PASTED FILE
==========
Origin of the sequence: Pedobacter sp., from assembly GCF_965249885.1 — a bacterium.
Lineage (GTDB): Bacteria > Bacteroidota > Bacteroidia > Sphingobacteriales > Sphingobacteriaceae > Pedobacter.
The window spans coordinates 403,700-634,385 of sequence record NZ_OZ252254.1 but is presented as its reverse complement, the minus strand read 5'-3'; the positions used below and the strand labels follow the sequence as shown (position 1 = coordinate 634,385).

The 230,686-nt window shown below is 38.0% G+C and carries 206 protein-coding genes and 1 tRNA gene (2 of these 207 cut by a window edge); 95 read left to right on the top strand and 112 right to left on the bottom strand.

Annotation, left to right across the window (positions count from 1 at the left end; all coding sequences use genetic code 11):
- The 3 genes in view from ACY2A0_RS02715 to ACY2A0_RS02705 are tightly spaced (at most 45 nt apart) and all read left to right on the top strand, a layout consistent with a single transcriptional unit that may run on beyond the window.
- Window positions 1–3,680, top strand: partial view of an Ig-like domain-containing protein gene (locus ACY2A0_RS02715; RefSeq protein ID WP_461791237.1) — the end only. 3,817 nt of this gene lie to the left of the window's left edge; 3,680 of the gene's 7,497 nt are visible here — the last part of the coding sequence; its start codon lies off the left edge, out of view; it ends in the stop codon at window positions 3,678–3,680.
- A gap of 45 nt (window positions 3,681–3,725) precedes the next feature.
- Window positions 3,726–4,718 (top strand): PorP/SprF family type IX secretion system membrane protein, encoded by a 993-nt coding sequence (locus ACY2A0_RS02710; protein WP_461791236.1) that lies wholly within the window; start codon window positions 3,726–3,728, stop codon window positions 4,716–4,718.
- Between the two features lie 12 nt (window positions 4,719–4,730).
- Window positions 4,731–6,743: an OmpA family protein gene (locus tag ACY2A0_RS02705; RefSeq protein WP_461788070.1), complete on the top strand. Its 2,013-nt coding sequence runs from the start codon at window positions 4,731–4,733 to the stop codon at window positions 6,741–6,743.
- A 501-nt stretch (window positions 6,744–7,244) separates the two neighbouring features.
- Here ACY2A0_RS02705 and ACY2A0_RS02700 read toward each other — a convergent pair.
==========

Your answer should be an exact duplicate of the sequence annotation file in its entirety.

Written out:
Origin of the sequence: Pedobacter sp., from assembly GCF_965249885.1 — a bacterium.
Lineage (GTDB): Bacteria > Bacteroidota > Bacteroidia > Sphingobacteriales > Sphingobacteriaceae > Pedobacter.
The window spans coordinates 403,700-634,385 of sequence record NZ_OZ252254.1 but is presented as its reverse complement, the minus strand read 5'-3'; the positions used below and the strand labels follow the sequence as shown (position 1 = coordinate 634,385).

The 230,686-nt window shown below is 38.0% G+C and carries 206 protein-coding genes and 1 tRNA gene (2 of these 207 cut by a window edge); 95 read left to right on the top strand and 112 right to left on the bottom strand.

Annotation, left to right across the window (positions count from 1 at the left end; all coding sequences use genetic code 11):
- The 3 genes in view from ACY2A0_RS02715 to ACY2A0_RS02705 are tightly spaced (at most 45 nt apart) and all read left to right on the top strand, a layout consistent with a single transcriptional unit that may run on beyond the window.
- Window positions 1–3,680, top strand: partial view of an Ig-like domain-containing protein gene (locus ACY2A0_RS02715; RefSeq protein ID WP_461791237.1) — the end only. 3,817 nt of this gene lie to the left of the window's left edge; 3,680 of the gene's 7,497 nt are visible here — the last part of the coding sequence; its start codon lies off the left edge, out of view; it ends in the stop codon at window positions 3,678–3,680.
- A gap of 45 nt (window positions 3,681–3,725) precedes the next feature.
- Window positions 3,726–4,718 (top strand): PorP/SprF family type IX secretion system membrane protein, encoded by a 993-nt coding sequence (locus ACY2A0_RS02710; protein WP_461791236.1) that lies wholly within the window; start codon window positions 3,726–3,728, stop codon window positions 4,716–4,718.
- Between the two features lie 12 nt (window positions 4,719–4,730).
- Window positions 4,731–6,743: an OmpA family protein gene (locus tag ACY2A0_RS02705; RefSeq protein WP_461788070.1), complete on the top strand. Its 2,013-nt coding sequence runs from the start codon at window positions 4,731–4,733 to the stop codon at window positions 6,741–6,743.
- A 501-nt stretch (window positions 6,744–7,244) separates the two neighbouring features.
- Here ACY2A0_RS02705 and ACY2A0_RS02700 read toward each other — a convergent pair.